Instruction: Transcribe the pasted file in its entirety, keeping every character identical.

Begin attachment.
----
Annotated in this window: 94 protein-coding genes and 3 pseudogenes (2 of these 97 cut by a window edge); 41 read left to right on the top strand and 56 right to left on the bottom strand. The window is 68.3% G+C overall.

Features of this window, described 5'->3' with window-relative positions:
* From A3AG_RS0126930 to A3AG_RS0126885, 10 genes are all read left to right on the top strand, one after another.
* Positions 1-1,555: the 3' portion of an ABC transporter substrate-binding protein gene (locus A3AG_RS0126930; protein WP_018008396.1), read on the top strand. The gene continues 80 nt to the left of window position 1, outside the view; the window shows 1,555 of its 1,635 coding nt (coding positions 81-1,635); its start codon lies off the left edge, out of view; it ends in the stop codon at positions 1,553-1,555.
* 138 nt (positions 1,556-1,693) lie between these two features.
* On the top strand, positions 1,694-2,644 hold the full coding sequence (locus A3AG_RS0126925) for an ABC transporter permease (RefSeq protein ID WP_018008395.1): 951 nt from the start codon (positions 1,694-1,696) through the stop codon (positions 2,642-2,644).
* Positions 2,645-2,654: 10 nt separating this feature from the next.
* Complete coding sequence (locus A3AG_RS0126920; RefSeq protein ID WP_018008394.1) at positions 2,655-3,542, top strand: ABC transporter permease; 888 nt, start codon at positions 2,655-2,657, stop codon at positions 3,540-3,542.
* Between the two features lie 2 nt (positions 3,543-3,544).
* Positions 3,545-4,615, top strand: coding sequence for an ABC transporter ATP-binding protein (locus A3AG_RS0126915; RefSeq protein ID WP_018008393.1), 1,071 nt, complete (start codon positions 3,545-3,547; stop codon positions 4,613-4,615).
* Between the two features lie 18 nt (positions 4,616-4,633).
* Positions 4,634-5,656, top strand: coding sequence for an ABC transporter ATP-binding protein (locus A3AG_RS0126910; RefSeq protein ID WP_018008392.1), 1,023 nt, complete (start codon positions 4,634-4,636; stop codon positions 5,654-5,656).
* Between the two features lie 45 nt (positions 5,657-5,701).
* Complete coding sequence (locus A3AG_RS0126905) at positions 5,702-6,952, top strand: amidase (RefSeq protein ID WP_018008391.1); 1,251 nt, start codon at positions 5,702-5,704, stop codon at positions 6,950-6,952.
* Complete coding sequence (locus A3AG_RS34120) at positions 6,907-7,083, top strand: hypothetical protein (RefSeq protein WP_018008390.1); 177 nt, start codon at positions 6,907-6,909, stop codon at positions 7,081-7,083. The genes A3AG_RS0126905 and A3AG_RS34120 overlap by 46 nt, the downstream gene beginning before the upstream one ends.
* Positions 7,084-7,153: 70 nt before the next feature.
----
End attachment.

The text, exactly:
Annotated in this window: 94 protein-coding genes and 3 pseudogenes (2 of these 97 cut by a window edge); 41 read left to right on the top strand and 56 right to left on the bottom strand. The window is 68.3% G+C overall.

Features of this window, described 5'->3' with window-relative positions:
* From A3AG_RS0126930 to A3AG_RS0126885, 10 genes are all read left to right on the top strand, one after another.
* Positions 1-1,555: the 3' portion of an ABC transporter substrate-binding protein gene (locus A3AG_RS0126930; protein WP_018008396.1), read on the top strand. The gene continues 80 nt to the left of window position 1, outside the view; the window shows 1,555 of its 1,635 coding nt (coding positions 81-1,635); its start codon lies off the left edge, out of view; it ends in the stop codon at positions 1,553-1,555.
* 138 nt (positions 1,556-1,693) lie between these two features.
* On the top strand, positions 1,694-2,644 hold the full coding sequence (locus A3AG_RS0126925) for an ABC transporter permease (RefSeq protein ID WP_018008395.1): 951 nt from the start codon (positions 1,694-1,696) through the stop codon (positions 2,642-2,644).
* Positions 2,645-2,654: 10 nt separating this feature from the next.
* Complete coding sequence (locus A3AG_RS0126920; RefSeq protein ID WP_018008394.1) at positions 2,655-3,542, top strand: ABC transporter permease; 888 nt, start codon at positions 2,655-2,657, stop codon at positions 3,540-3,542.
* Between the two features lie 2 nt (positions 3,543-3,544).
* Positions 3,545-4,615, top strand: coding sequence for an ABC transporter ATP-binding protein (locus A3AG_RS0126915; RefSeq protein ID WP_018008393.1), 1,071 nt, complete (start codon positions 3,545-3,547; stop codon positions 4,613-4,615).
* Between the two features lie 18 nt (positions 4,616-4,633).
* Positions 4,634-5,656, top strand: coding sequence for an ABC transporter ATP-binding protein (locus A3AG_RS0126910; RefSeq protein ID WP_018008392.1), 1,023 nt, complete (start codon positions 4,634-4,636; stop codon positions 5,654-5,656).
* Between the two features lie 45 nt (positions 5,657-5,701).
* Complete coding sequence (locus A3AG_RS0126905) at positions 5,702-6,952, top strand: amidase (RefSeq protein ID WP_018008391.1); 1,251 nt, start codon at positions 5,702-5,704, stop codon at positions 6,950-6,952.
* Complete coding sequence (locus A3AG_RS34120) at positions 6,907-7,083, top strand: hypothetical protein (RefSeq protein WP_018008390.1); 177 nt, start codon at positions 6,907-6,909, stop codon at positions 7,081-7,083. The genes A3AG_RS0126905 and A3AG_RS34120 overlap by 46 nt, the downstream gene beginning before the upstream one ends.
* Positions 7,084-7,153: 70 nt before the next feature.